• (A) Dose-response experiment. In human control muscle cells, PS188 showed increasing levels of exon 44 skipping at transfection doses increasing from 50 nM to 400 nM (in triplo), up to 45% at 400 nM.
  • (B) PB-MNCs of a healthy individual were transfected with 200 nM PS188. Despite the fact that dystrophin is only expressed at low levels in this type of cells, exon 44 skipping was clearly observed. These results confirm the efficiency of PS188 in inducing exon 44 skipping from the DMD gene. M: DNA size marker.

FIG. 3. Further evaluation of PS188 (SEQ ID NO:5) by administration to transgenic hDMD mice expressing the full length human DMD gene, and to cynomolgus monkeys included in extensive toxicity studies.

  • (A) Following intramuscular injection of 2×40 μg PS188 into both gastrocnemius muscles (G1 and G2) of an hDMD mouse, exon 44 skipping was observed, albeit at low levels. This confirms the capacity of PS188 to induce human exon 44 skipping in muscle tissue in vivo. The low levels were expected given the fact that this mouse model has healthy muscle fibers typically showing lower levels of AON uptake when compared to dystrophic muscle fibers. NT: in non-treated hDMD muscle no exon 44 skipping was observed. M: DNA size marker
  • (B) In monkeys included in toxicity studies on PS188, exon 44 skipping was observed in peripheral blood mononuclear cells (PB-MNCs) after 1-hour intravenous infusions every fourth day for 29 days at a dose-level of 6 mg/kg PS188. No exon 44 skipping was observed in non-treated monkeys (NT). M: DNA size marker.
EXAMPLES Example 1

Material and Methods

AON design was based on (partly) overlapping open secondary structures of the target exon RNA as predicted by the m-fold program (Mathews et al., J Mol Biol 1999; 288(5): 911-40), on (partly) overlapping putative SR-protein binding sites as predicted by the ESE-finder software (rulai.cshl.edu/tools/ESE/) (Cartegni et al., Nucleic Acids Res 2003; 31(13): 3568-71), and on avoiding G-stretches of 3 or more nucleotides or CpG pairs. AONs (see Table 1) were synthesized by Eurogentec (Belgium) and Prosensa Therapeutics BV (Leiden, Netherlands), and contain 2′-O-methyl RNA and full-length phosphorothioate backbones.

Tissue Culturing, Transfection and RT-PCR Analysis

Myotube cultures derived from a healthy individual (“human control”) or a DMD patient with an exon 45 deletion were processed as described previously (Aartsma-Rus et al. Hum Mol Genet. 2003; 12(8): 907-14; Havenga et al. J Virol 2002; 76(9): 4612-20). For the screening of AONs, myotube cultures were transfected with 150 and/or 400 nM of each AON. Transfection reagent polyethylenimine (PEI, ExGen500 MBI Fermentas) or a derivative (UNIFectylin, Prosensa Therapeutics BV, Netherlands) was used, with 2 μl ExGen500 or UNIFectylin per μg AON. A control AON with a fluorescein label was used to confirm optimal transfection efficiencies (typically over 90% fluorescent nuclei were obtained). RNA was isolated 24 to 48 hours after transfection as described (Aartsma-Rus et al. Neuromuscul Disord 2002; 12 Suppl: S71). Exon skipping efficiencies were determined by nested RT-PCR analysis using primers in the exons flanking exon 44 (Aartsma-Rus et al. Neuromuscul Disord 2002; 12 Suppl: S71). PCR fragments were isolated from agarose gels (using the QIAquick Gel Extraction Kit (QIAGEN) for sequence verification (by the Leiden Genome Technology Center (LGTC) using the BigDye Terminator Cycle Sequencing Ready Reaction kit (PE Applied Biosystems), and ABI 3700 Sequencer (PE Applied Biosystems). For quantification, the PCR products were analyzed using the DNA 1000 LabChips Kit on the Agilent 2100 bioanalyzer (Agilent Technologies, USA).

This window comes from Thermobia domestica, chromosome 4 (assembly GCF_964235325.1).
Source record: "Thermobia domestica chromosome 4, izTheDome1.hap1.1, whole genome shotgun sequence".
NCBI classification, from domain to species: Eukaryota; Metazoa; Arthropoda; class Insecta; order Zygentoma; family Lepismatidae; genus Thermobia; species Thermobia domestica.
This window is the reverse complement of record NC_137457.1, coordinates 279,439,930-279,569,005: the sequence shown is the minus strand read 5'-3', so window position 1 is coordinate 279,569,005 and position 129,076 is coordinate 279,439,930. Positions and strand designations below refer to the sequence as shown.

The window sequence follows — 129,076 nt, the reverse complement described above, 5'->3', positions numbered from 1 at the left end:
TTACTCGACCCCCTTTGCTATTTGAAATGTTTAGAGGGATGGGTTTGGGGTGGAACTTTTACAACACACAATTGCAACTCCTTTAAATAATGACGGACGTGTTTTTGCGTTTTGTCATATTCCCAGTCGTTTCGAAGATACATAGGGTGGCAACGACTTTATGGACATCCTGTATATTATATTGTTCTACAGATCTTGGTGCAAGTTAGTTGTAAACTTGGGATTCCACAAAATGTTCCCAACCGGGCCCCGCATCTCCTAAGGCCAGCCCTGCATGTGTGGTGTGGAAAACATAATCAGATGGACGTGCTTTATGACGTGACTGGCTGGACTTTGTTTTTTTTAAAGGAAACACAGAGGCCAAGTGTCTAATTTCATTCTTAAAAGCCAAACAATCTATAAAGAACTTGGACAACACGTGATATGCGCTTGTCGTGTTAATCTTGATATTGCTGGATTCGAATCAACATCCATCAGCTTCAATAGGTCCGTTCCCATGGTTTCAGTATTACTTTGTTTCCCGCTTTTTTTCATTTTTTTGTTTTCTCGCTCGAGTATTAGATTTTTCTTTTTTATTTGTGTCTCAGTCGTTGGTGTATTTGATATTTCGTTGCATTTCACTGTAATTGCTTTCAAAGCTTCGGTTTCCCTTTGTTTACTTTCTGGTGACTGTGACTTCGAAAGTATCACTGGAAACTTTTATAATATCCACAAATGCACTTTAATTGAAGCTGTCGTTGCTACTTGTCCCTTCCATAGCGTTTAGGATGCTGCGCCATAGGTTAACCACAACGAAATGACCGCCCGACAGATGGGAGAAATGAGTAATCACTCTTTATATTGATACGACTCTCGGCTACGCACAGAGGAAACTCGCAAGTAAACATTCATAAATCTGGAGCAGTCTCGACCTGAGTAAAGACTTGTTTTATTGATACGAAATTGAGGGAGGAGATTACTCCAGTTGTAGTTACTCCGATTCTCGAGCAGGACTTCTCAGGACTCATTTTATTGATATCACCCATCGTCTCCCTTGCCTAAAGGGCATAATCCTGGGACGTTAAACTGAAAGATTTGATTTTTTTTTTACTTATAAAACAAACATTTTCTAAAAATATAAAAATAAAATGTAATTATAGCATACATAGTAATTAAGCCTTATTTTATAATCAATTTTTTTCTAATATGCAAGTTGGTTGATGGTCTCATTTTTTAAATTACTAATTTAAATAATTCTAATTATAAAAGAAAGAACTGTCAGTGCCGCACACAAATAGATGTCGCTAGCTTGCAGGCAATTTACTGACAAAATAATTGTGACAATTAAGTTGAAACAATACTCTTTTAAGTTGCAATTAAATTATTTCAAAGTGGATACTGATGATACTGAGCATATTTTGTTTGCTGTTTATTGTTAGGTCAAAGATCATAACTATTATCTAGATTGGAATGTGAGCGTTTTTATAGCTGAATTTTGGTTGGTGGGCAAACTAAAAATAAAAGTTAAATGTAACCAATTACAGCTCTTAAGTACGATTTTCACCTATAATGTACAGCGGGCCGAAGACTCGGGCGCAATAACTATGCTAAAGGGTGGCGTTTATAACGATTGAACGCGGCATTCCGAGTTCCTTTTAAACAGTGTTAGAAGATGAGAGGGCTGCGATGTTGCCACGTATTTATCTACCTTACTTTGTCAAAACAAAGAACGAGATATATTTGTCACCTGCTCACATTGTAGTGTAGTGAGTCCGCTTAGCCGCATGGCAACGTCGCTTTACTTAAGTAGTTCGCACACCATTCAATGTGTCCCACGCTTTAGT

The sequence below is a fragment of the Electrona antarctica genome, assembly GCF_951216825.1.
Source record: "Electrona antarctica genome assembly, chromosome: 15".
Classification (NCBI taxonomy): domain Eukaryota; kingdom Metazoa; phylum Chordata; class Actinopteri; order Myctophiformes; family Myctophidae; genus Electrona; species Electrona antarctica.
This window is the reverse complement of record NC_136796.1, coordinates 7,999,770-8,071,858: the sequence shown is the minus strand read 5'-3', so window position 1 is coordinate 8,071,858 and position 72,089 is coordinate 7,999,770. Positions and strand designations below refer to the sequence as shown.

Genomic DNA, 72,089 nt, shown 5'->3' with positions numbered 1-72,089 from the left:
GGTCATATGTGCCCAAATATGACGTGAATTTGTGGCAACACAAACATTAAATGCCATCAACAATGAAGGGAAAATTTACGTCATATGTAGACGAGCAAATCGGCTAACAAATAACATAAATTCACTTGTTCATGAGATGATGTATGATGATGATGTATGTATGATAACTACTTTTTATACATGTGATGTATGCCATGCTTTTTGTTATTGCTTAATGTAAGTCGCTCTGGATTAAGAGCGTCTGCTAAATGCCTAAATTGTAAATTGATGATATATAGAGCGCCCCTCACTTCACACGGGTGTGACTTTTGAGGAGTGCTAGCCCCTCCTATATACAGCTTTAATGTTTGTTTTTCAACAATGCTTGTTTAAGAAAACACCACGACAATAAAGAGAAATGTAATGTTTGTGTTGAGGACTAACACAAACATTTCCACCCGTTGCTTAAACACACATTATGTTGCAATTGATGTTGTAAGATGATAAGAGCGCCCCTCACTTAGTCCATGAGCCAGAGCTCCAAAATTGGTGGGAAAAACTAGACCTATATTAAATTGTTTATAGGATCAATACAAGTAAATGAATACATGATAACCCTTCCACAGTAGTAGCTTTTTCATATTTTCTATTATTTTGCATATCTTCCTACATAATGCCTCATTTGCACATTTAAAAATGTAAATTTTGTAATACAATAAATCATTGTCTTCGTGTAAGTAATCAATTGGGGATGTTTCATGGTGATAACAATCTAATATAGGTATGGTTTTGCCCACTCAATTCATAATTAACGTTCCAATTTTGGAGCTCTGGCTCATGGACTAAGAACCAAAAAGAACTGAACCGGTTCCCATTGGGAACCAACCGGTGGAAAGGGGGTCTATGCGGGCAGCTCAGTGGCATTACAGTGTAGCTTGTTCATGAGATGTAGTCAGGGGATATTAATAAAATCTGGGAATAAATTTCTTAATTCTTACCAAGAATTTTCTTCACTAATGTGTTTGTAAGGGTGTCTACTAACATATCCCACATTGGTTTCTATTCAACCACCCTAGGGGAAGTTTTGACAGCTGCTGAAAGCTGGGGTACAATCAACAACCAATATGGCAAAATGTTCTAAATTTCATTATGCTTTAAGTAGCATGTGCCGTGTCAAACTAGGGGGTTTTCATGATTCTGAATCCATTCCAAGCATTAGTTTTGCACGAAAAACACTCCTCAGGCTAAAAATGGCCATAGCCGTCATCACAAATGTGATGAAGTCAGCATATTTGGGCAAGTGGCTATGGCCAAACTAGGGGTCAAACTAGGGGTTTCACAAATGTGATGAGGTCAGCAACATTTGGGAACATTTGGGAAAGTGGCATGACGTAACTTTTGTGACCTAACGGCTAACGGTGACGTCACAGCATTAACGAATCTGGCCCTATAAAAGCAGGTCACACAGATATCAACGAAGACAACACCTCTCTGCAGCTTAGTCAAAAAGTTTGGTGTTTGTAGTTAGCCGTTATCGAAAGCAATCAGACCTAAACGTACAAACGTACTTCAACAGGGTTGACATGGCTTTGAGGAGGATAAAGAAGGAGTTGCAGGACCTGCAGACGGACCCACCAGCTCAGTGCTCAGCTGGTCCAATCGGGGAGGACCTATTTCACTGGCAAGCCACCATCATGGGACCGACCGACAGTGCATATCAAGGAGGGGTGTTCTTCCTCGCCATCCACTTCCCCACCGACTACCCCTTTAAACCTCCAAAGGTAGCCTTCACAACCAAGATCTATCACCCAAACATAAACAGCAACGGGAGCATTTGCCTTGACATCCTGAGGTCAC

Results

A series of AONs targeting sequences within exon 44 were designed and tested both in healthy control and patient-derived myotube cultures, by transfection and subsequent RT-PCR and sequence analysis of isolated RNA. In myotubes derived from a DMD patient with a deletion of exon 45, specific exon 44 skipping was induced at 150 nM for every AON(PS187 to PS201) tested, with PS188 (SEQ ID NO:5), PS190 (previously published as h44AON2, Aartsma-Rus et al. Neuromuscul Disord 2002; 12 Suppl: S71), PS191 (SEQ ID NO: 47), PS193 (SEQ ID NO: 48), PS194 (SEQ ID NO: 46), and PS196 (SEQ ID NO: 51) demonstrating highest levels of skipping (between 84% and 94% at 150 nM) (FIG. 1A).

Similar transfection experiments were done in control cells from a healthy individual. Percentages of exon 44 skipping were assessed and compared to those in the patient cell cultures (FIG. 1B). Inherent to nonsense-mediated RNA decay of the control transcript after exon 44 skipping, the control percentages were typically lower than those in the patient cells (see for instance results with PS197 in FIG. 1A (patient cells) vs FIG. 1C (control cells)).